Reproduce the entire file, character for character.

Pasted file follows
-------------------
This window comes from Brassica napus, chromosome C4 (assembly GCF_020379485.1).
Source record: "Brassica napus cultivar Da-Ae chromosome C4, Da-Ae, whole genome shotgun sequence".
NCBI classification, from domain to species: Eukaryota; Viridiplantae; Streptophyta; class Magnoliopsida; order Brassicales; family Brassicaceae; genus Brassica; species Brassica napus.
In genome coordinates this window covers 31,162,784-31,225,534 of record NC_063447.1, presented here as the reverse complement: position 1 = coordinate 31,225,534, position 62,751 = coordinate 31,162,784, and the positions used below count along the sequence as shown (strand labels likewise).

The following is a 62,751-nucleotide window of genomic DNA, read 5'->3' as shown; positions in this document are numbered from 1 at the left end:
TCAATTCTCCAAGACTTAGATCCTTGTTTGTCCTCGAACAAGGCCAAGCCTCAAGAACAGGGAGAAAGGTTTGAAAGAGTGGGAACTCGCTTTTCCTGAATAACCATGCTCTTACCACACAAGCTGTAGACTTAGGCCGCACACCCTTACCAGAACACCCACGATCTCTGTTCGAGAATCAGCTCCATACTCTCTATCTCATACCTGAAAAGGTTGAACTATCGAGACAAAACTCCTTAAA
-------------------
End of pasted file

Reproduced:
This window comes from Brassica napus, chromosome C4 (assembly GCF_020379485.1).
Source record: "Brassica napus cultivar Da-Ae chromosome C4, Da-Ae, whole genome shotgun sequence".
NCBI classification, from domain to species: Eukaryota; Viridiplantae; Streptophyta; class Magnoliopsida; order Brassicales; family Brassicaceae; genus Brassica; species Brassica napus.
In genome coordinates this window covers 31,162,784-31,225,534 of record NC_063447.1, presented here as the reverse complement: position 1 = coordinate 31,225,534, position 62,751 = coordinate 31,162,784, and the positions used below count along the sequence as shown (strand labels likewise).

The following is a 62,751-nucleotide window of genomic DNA, read 5'->3' as shown; positions in this document are numbered from 1 at the left end:
TCAATTCTCCAAGACTTAGATCCTTGTTTGTCCTCGAACAAGGCCAAGCCTCAAGAACAGGGAGAAAGGTTTGAAAGAGTGGGAACTCGCTTTTCCTGAATAACCATGCTCTTACCACACAAGCTGTAGACTTAGGCCGCACACCCTTACCAGAACACCCACGATCTCTGTTCGAGAATCAGCTCCATACTCTCTATCTCATACCTGAAAAGGTTGAACTATCGAGACAAAACTCCTTAAA